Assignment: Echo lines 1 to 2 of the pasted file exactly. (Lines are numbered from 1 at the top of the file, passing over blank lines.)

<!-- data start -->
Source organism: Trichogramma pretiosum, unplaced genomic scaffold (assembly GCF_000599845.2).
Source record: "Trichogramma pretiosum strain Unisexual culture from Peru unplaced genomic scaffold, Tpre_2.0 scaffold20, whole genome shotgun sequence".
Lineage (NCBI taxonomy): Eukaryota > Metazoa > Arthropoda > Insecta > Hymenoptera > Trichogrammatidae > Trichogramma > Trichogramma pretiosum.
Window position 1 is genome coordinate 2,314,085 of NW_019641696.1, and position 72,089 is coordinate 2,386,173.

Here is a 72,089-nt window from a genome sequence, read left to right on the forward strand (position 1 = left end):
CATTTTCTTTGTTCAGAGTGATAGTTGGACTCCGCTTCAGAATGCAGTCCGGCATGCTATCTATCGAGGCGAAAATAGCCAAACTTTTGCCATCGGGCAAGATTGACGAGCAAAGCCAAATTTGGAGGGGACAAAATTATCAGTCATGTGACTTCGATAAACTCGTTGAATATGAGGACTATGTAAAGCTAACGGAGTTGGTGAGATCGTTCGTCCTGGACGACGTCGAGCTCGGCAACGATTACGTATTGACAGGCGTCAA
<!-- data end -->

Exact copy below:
Source organism: Trichogramma pretiosum, unplaced genomic scaffold (assembly GCF_000599845.2).
Source record: "Trichogramma pretiosum strain Unisexual culture from Peru unplaced genomic scaffold, Tpre_2.0 scaffold20, whole genome shotgun sequence".